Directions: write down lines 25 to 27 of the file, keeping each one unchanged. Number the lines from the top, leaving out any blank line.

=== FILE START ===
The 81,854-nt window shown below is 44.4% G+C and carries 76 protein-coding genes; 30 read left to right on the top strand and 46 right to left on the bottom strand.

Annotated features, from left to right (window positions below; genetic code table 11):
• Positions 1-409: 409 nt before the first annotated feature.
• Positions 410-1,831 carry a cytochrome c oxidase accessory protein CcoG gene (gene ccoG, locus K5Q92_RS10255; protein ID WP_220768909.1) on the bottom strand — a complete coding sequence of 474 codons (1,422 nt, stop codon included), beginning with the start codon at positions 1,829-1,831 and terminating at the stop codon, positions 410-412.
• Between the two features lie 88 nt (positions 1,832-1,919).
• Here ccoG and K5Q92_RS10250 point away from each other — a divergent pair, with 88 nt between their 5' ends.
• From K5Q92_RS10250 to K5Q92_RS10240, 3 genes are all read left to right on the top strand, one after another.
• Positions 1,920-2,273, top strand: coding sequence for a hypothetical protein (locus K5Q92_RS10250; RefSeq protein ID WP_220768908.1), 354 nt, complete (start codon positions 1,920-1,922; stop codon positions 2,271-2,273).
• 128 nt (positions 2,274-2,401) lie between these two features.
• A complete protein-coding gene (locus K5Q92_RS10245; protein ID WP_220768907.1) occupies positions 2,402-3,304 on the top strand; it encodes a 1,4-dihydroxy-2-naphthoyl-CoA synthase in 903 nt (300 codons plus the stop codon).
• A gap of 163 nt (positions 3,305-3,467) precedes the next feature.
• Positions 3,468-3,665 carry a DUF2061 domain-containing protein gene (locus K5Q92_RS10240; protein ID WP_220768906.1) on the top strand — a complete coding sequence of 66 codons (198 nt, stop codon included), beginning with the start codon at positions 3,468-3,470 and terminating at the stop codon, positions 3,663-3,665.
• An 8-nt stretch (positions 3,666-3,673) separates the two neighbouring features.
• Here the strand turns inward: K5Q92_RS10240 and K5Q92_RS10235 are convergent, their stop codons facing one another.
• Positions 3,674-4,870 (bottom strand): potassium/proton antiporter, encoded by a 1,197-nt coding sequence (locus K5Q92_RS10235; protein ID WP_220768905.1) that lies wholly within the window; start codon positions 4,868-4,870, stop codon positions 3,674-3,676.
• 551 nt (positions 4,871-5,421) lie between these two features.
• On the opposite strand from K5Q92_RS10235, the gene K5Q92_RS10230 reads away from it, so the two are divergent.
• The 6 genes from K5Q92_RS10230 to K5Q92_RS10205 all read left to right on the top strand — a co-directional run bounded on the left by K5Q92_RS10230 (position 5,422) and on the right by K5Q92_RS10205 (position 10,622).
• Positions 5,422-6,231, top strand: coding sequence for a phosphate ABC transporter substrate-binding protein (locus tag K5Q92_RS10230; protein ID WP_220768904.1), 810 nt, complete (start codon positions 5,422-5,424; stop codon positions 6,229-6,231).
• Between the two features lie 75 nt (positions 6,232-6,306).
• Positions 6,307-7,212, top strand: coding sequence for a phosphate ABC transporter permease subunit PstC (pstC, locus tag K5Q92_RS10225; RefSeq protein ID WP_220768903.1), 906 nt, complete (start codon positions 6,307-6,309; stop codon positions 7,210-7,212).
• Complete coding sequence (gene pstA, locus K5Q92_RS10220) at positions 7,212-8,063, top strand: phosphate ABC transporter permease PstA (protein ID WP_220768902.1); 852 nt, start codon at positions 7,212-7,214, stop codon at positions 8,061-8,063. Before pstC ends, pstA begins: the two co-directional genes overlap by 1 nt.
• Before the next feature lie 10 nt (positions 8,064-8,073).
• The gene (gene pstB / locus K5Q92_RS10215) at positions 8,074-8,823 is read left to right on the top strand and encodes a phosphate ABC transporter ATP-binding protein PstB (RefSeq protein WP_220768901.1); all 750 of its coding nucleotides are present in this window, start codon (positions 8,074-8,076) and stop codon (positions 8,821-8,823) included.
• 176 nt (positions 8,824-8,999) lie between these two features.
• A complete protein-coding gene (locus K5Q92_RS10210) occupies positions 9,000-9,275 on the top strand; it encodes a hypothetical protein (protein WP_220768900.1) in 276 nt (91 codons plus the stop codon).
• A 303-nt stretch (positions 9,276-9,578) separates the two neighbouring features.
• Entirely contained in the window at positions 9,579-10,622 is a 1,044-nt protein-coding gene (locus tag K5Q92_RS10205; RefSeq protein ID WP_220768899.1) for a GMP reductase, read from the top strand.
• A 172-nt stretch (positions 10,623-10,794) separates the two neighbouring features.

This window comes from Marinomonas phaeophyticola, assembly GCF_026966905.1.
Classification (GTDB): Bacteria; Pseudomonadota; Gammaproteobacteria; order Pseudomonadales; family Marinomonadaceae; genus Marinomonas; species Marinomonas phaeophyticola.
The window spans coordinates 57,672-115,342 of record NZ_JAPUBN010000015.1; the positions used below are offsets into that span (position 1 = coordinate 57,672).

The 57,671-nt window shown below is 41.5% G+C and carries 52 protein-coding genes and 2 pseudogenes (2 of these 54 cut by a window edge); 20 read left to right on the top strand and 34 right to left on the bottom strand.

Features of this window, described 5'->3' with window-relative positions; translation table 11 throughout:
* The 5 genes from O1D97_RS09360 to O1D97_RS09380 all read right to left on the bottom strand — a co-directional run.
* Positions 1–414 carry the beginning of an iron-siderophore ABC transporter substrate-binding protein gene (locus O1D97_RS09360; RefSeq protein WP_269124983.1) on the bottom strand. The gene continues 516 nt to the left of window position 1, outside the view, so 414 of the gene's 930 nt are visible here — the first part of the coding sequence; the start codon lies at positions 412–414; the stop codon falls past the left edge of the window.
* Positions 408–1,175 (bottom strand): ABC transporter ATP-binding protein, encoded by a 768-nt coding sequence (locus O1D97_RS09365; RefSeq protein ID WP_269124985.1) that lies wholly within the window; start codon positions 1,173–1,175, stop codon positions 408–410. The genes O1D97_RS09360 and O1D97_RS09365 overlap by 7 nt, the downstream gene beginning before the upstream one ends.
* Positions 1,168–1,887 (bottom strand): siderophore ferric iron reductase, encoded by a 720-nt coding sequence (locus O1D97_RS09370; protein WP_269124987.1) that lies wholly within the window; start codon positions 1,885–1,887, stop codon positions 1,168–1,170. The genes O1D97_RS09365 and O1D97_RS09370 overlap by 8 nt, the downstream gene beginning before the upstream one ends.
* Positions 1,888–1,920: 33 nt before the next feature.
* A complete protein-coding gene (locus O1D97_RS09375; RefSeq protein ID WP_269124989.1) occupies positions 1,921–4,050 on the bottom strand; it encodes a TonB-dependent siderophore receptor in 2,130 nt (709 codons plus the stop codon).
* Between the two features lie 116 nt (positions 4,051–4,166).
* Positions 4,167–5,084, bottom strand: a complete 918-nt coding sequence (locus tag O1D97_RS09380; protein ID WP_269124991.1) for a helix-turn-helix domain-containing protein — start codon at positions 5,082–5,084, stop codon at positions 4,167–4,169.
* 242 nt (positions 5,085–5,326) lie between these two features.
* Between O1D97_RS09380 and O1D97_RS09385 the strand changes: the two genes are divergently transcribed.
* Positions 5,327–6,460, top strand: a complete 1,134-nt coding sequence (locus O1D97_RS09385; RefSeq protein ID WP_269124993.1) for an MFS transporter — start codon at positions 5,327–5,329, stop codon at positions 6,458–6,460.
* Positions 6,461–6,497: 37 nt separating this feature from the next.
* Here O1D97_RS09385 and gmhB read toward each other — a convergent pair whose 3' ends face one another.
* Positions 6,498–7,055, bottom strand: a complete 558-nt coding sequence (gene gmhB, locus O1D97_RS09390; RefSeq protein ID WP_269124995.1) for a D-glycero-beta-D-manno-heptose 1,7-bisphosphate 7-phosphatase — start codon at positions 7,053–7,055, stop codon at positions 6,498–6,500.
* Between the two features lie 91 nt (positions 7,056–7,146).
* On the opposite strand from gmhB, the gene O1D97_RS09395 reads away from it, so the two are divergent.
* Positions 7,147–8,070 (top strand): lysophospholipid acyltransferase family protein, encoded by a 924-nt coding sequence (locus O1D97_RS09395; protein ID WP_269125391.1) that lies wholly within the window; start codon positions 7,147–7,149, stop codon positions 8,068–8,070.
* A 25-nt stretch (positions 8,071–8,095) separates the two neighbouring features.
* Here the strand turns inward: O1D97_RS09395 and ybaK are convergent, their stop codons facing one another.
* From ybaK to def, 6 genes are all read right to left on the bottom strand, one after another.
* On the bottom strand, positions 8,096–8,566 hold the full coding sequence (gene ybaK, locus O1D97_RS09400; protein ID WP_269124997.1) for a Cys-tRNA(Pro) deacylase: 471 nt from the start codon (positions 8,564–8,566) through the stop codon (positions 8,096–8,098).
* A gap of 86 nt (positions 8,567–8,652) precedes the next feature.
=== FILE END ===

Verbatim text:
• 176 nt (positions 8,824-8,999) lie between these two features.
• A complete protein-coding gene (locus K5Q92_RS10210) occupies positions 9,000-9,275 on the top strand; it encodes a hypothetical protein (protein WP_220768900.1) in 276 nt (91 codons plus the stop codon).
• A 303-nt stretch (positions 9,276-9,578) separates the two neighbouring features.